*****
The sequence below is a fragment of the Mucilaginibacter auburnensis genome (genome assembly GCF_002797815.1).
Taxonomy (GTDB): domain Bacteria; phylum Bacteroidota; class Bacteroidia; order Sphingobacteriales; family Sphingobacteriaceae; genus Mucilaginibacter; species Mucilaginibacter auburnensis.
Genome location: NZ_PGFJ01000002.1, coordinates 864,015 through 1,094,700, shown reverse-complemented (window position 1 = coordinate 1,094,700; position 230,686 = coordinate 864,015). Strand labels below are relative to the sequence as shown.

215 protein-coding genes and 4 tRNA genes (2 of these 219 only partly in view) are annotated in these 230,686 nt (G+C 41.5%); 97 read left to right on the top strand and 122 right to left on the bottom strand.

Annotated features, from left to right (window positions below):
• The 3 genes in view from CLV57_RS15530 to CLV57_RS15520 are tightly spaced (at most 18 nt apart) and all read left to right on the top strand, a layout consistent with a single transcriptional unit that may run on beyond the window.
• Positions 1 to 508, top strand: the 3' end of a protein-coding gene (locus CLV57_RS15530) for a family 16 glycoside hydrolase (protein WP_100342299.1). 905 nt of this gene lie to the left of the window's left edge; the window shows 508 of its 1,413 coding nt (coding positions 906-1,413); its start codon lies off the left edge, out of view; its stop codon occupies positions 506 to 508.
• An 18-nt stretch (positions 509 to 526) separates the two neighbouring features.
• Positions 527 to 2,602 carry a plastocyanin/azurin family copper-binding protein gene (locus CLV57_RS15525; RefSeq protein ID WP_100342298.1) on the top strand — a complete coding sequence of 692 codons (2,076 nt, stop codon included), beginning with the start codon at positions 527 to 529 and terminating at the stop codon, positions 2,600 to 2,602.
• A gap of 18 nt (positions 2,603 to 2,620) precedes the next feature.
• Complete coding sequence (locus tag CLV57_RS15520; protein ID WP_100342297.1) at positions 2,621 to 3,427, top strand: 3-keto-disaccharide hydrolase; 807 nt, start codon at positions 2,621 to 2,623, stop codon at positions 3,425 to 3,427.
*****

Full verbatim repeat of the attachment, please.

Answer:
The sequence below is a fragment of the Mucilaginibacter auburnensis genome (genome assembly GCF_002797815.1).
Taxonomy (GTDB): domain Bacteria; phylum Bacteroidota; class Bacteroidia; order Sphingobacteriales; family Sphingobacteriaceae; genus Mucilaginibacter; species Mucilaginibacter auburnensis.
Genome location: NZ_PGFJ01000002.1, coordinates 864,015 through 1,094,700, shown reverse-complemented (window position 1 = coordinate 1,094,700; position 230,686 = coordinate 864,015). Strand labels below are relative to the sequence as shown.

215 protein-coding genes and 4 tRNA genes (2 of these 219 only partly in view) are annotated in these 230,686 nt (G+C 41.5%); 97 read left to right on the top strand and 122 right to left on the bottom strand.

Annotated features, from left to right (window positions below):
• The 3 genes in view from CLV57_RS15530 to CLV57_RS15520 are tightly spaced (at most 18 nt apart) and all read left to right on the top strand, a layout consistent with a single transcriptional unit that may run on beyond the window.
• Positions 1 to 508, top strand: the 3' end of a protein-coding gene (locus CLV57_RS15530) for a family 16 glycoside hydrolase (protein WP_100342299.1). 905 nt of this gene lie to the left of the window's left edge; the window shows 508 of its 1,413 coding nt (coding positions 906-1,413); its start codon lies off the left edge, out of view; its stop codon occupies positions 506 to 508.
• An 18-nt stretch (positions 509 to 526) separates the two neighbouring features.
• Positions 527 to 2,602 carry a plastocyanin/azurin family copper-binding protein gene (locus CLV57_RS15525; RefSeq protein ID WP_100342298.1) on the top strand — a complete coding sequence of 692 codons (2,076 nt, stop codon included), beginning with the start codon at positions 527 to 529 and terminating at the stop codon, positions 2,600 to 2,602.
• A gap of 18 nt (positions 2,603 to 2,620) precedes the next feature.
• Complete coding sequence (locus tag CLV57_RS15520; protein ID WP_100342297.1) at positions 2,621 to 3,427, top strand: 3-keto-disaccharide hydrolase; 807 nt, start codon at positions 2,621 to 2,623, stop codon at positions 3,425 to 3,427.